We can with all the necessary modifications apply the same reasoning to the question of Australian Independence. Naturally no Australian worker or farmer wishes to be conquered and subjected to Japan. For a revolutionary party it would be suicidal to say simply we are “indifferent” to this question. But we cannot give to a bourgeois and essentially imperialist government the task of defending the independence of Australia. The immigration policy of the Australian government furnishes the Japanese imperialists a kind of justification in the opinion of the Japanese people. By its general policy the bourgeois government weakens the Australian people economically, politically and militarily. Finally, in the case of a great social crisis the bourgeois government would be inevitably ready to compromise with the foreign imperialists, sacrificing the vital interests of the country, in order to have the possibility of preventing the social revolution. All these reasons are more than sufficient to justify our irreconcilable politics towards the bourgeois ruling class in every capitalist country. But there is not the slightest reason to proclaim our indifference on the question of the national independence.

I will add an important practical consideration already expressed in my other letters in the last period.

We cannot, as stated above, entrust the bourgeoisie with the necessary means for helping China. But our policy would differ in these cases depending on whether Australia intervened in the war on the side of Japan or on the side of China. We would naturally in both cases remain in the sharpest opposition to the government. But at the same time as we boycotted with every means the material help to Japan, we would on the contrary accuse the government of not sufficiently supporting China, that is, of betraying her ally and so on.

I must limit myself to these short remarks. In connection with the last articles and letters I wrote on this matter they can, I hope, sufficiently explain my point of view.

With my best comradely greetings,
Leon Trotsky

Stalinism in Australia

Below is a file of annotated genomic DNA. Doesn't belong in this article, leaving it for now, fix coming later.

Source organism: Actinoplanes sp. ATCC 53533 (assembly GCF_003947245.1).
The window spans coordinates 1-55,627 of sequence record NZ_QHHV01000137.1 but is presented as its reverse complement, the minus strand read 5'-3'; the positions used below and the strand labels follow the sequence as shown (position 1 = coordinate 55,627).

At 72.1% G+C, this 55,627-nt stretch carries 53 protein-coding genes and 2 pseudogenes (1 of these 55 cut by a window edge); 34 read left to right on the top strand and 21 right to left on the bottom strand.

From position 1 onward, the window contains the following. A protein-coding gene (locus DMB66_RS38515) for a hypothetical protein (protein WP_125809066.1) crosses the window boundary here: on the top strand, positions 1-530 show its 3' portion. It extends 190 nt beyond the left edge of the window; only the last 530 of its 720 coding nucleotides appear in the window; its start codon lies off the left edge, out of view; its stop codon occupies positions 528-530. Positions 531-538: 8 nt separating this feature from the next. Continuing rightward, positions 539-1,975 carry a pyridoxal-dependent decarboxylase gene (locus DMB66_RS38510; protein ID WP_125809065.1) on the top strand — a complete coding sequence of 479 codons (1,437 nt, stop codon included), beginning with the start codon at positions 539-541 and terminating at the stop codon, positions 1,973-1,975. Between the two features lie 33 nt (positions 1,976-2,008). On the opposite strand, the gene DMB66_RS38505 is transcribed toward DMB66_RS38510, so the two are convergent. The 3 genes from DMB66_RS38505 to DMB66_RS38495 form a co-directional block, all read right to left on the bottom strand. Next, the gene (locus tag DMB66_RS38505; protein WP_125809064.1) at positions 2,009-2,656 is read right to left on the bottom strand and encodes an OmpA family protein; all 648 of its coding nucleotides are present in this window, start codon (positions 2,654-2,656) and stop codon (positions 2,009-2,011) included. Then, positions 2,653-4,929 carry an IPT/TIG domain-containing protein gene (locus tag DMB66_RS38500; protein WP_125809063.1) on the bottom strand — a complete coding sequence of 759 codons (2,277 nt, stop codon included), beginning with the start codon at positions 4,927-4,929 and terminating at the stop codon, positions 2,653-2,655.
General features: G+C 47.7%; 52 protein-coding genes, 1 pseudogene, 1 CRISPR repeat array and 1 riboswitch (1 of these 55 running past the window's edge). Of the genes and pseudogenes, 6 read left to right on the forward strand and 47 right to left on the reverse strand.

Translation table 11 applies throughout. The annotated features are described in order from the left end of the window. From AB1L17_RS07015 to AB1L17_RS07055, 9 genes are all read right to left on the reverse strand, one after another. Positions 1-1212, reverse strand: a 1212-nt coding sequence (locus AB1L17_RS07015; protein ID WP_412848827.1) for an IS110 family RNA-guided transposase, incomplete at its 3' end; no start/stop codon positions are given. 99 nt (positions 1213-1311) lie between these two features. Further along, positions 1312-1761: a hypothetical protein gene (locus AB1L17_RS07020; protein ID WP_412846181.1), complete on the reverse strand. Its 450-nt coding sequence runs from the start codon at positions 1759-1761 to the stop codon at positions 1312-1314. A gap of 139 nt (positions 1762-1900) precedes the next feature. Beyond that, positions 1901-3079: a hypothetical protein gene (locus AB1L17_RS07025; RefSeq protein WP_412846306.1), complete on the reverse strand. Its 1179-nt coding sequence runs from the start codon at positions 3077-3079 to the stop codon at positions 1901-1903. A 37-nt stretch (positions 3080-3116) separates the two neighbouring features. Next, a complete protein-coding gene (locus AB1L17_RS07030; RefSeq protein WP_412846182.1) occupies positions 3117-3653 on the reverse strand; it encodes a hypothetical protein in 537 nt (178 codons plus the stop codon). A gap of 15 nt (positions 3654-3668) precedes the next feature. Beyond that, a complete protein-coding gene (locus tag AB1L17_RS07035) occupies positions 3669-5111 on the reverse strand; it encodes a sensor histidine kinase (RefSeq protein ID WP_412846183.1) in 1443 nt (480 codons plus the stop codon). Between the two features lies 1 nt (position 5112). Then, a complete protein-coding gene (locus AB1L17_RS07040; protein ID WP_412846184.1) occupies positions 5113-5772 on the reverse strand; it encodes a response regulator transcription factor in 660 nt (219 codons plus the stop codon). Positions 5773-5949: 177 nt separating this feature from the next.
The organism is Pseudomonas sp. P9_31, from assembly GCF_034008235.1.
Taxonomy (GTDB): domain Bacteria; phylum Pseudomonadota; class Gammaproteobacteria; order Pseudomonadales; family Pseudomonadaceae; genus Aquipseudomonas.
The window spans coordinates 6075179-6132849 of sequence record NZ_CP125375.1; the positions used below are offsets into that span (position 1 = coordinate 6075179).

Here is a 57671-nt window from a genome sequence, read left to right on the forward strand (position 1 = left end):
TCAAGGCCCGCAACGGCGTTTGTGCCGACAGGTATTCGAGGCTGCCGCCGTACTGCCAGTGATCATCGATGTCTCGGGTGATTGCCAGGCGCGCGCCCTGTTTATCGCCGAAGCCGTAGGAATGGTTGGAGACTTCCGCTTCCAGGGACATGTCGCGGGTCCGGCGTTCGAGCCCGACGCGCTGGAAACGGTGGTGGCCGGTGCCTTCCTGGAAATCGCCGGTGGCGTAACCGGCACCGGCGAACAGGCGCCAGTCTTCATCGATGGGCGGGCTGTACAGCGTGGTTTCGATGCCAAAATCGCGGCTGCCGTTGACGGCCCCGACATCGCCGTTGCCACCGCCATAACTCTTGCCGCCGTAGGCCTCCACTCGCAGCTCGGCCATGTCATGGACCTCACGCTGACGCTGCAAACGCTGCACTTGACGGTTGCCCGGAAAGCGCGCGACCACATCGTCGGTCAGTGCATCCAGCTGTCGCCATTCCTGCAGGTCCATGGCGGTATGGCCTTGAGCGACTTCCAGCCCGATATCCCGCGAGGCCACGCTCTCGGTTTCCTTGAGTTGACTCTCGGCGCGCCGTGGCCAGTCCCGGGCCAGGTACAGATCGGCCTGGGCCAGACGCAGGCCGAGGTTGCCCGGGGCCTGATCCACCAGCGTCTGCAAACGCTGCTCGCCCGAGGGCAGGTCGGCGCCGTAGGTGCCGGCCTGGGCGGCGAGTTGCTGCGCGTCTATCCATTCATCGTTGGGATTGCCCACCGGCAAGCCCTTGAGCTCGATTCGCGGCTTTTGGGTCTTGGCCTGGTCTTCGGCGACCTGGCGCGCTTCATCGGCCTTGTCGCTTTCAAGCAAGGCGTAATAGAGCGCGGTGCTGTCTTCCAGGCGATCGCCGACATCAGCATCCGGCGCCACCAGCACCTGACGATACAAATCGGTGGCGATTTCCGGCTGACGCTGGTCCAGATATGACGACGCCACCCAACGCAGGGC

A disgusted member of the Communist Party recently brought our Australian comrades a secret party document entitled Decisions of the Central Committee of the Communist Party of Australia regarding a maximum war effort for the defeat of Hitlerite Germany.

The document is particularly cynical, as one can judge from the following quotations:

“Many Party members see our part in the war against Hitlerism as a matter of ‘Aid to Soviet Russia.’ Some of our union comrades say: ‘If we had a “tanks for Russia week,” or if we were sure that what we produce would go to Soviet Russia, we would have good grounds to increase production.’ Such an approach is quite wrong ... Australia’s main job, and the best contribution we can make to the Anglo-Soviet cause, is to aggressively develop the war against the Axis forces. This means that arms and equipment for the Australian forces, and the maintenance of reinforcements for the Army is essential. Hence we need greater production and more attention to the Australian war effort.

“It must be pointed out that in our propaganda many comrades devote their attention to the great struggle of the Red Army, but neglect to deal with the grim, courageous struggle of our Australian forces at Tobruk, who are also in the thick of the struggle against the Axis. This must be rectified. We must give every attention to the battles of the Australian forces and to seeing that they are properly equipped and supplied and reinforced ...

“We adhere firmly to the principle of ability to pay, and although sharp increases in taxation of high incomes and company profits are expected, we cannot ignore the fact that sooner or later taxation of the workers will of necessity increase.